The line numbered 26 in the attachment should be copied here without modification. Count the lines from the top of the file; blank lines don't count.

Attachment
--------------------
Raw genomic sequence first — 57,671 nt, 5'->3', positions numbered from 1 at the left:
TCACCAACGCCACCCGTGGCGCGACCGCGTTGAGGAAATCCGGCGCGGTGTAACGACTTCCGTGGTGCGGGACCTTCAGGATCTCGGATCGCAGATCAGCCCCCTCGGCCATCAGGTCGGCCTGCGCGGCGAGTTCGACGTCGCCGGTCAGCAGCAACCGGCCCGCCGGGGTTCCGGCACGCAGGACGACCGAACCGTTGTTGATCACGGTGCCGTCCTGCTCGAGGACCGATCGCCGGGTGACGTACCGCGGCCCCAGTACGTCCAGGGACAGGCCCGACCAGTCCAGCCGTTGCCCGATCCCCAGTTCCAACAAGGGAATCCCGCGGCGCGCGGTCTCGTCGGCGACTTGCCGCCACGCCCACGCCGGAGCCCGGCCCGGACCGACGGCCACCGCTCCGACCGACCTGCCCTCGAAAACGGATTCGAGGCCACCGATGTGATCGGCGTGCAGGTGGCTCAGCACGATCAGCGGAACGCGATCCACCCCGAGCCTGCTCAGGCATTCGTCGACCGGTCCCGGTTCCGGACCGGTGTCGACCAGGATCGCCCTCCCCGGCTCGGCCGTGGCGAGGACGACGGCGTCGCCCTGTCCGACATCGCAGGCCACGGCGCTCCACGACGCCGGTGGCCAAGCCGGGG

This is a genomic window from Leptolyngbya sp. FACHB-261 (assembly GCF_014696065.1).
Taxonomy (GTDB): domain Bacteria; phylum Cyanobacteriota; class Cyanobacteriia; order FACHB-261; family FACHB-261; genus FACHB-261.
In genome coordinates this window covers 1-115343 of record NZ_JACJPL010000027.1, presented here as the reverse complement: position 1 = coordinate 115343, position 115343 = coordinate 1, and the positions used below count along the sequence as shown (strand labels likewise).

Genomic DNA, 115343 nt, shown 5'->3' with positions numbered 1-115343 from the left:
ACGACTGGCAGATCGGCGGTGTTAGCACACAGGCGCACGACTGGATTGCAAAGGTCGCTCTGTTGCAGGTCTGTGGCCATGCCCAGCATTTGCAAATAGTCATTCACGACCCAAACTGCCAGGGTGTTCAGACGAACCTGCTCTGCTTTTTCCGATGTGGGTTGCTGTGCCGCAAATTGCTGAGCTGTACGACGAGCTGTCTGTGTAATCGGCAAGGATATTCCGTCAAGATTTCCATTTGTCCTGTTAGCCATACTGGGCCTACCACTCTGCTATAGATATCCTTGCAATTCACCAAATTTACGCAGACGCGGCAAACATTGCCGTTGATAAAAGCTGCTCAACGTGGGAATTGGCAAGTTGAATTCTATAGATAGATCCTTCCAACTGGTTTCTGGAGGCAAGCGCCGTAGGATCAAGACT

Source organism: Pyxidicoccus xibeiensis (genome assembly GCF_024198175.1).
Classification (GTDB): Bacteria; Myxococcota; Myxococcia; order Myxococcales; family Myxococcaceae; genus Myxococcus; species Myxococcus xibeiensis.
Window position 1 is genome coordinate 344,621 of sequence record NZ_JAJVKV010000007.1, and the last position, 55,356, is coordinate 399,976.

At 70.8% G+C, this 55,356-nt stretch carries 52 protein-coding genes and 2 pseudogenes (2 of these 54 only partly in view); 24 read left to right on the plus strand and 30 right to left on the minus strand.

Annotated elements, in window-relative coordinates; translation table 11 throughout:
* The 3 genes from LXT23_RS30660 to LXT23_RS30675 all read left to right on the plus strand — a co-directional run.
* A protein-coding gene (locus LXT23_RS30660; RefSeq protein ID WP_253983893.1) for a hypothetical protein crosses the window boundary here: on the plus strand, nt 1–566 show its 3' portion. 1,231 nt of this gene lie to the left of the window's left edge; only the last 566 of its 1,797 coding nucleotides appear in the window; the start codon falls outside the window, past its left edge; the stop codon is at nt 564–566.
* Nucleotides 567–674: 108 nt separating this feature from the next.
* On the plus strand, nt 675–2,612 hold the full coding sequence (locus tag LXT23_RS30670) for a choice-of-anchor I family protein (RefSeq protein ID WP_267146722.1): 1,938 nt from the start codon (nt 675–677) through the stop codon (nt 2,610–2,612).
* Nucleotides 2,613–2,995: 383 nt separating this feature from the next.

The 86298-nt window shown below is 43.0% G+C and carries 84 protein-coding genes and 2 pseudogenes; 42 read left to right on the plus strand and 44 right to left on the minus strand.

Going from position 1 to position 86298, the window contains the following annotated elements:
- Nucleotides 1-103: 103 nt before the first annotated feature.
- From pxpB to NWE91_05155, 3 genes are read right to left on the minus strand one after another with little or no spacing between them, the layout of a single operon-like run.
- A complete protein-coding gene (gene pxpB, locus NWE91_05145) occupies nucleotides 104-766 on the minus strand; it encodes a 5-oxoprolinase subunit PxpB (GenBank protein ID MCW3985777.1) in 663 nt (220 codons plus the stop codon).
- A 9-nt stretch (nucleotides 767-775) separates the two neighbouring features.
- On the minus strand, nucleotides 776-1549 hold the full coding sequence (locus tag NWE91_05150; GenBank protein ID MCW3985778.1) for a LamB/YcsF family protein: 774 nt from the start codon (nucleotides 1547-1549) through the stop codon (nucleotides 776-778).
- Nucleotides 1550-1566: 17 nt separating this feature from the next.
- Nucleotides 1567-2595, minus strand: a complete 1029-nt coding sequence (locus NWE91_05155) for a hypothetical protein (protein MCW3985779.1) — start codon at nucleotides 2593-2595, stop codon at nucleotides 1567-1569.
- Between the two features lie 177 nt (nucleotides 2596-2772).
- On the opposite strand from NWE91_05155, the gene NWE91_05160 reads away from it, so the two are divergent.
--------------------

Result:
- Nucleotides 1567-2595, minus strand: a complete 1029-nt coding sequence (locus NWE91_05155) for a hypothetical protein (protein MCW3985779.1) — start codon at nucleotides 2593-2595, stop codon at nucleotides 1567-1569.